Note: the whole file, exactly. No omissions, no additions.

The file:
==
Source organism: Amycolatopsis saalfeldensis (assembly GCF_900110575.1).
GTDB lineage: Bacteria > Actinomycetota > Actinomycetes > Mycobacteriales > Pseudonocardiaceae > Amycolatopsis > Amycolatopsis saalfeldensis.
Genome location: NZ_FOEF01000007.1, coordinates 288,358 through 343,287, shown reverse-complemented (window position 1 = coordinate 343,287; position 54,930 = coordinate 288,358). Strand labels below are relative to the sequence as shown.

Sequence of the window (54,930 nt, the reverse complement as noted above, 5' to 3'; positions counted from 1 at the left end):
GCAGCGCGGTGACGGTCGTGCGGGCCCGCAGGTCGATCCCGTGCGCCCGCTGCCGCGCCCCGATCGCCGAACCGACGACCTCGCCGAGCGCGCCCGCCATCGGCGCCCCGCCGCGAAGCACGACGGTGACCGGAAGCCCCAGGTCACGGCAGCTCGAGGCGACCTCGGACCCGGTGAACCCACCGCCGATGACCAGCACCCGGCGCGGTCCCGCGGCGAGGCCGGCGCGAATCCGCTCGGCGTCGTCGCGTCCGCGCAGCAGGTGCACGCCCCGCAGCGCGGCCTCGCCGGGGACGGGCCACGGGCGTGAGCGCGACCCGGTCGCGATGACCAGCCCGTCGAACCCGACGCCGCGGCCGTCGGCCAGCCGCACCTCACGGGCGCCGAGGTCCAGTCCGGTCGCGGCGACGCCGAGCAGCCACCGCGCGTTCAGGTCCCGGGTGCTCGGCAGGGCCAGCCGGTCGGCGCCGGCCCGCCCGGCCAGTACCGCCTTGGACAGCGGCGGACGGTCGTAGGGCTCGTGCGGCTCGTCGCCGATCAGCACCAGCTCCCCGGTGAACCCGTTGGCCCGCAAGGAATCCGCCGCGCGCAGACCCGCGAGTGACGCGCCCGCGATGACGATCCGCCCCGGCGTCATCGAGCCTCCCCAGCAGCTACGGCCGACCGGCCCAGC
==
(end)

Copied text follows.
Source organism: Amycolatopsis saalfeldensis (assembly GCF_900110575.1).
GTDB lineage: Bacteria > Actinomycetota > Actinomycetes > Mycobacteriales > Pseudonocardiaceae > Amycolatopsis > Amycolatopsis saalfeldensis.
Genome location: NZ_FOEF01000007.1, coordinates 288,358 through 343,287, shown reverse-complemented (window position 1 = coordinate 343,287; position 54,930 = coordinate 288,358). Strand labels below are relative to the sequence as shown.

Sequence of the window (54,930 nt, the reverse complement as noted above, 5' to 3'; positions counted from 1 at the left end):
GCAGCGCGGTGACGGTCGTGCGGGCCCGCAGGTCGATCCCGTGCGCCCGCTGCCGCGCCCCGATCGCCGAACCGACGACCTCGCCGAGCGCGCCCGCCATCGGCGCCCCGCCGCGAAGCACGACGGTGACCGGAAGCCCCAGGTCACGGCAGCTCGAGGCGACCTCGGACCCGGTGAACCCACCGCCGATGACCAGCACCCGGCGCGGTCCCGCGGCGAGGCCGGCGCGAATCCGCTCGGCGTCGTCGCGTCCGCGCAGCAGGTGCACGCCCCGCAGCGCGGCCTCGCCGGGGACGGGCCACGGGCGTGAGCGCGACCCGGTCGCGATGACCAGCCCGTCGAACCCGACGCCGCGGCCGTCGGCCAGCCGCACCTCACGGGCGCCGAGGTCCAGTCCGGTCGCGGCGACGCCGAGCAGCCACCGCGCGTTCAGGTCCCGGGTGCTCGGCAGGGCCAGCCGGTCGGCGCCGGCCCGCCCGGCCAGTACCGCCTTGGACAGCGGCGGACGGTCGTAGGGCTCGTGCGGCTCGTCGCCGATCAGCACCAGCTCCCCGGTGAACCCGTTGGCCCGCAAGGAATCCGCCGCGCGCAGACCCGCGAGTGACGCGCCCGCGATGACGATCCGCCCCGGCGTCATCGAGCCTCCCCAGCAGCTACGGCCGACCGGCCCAGC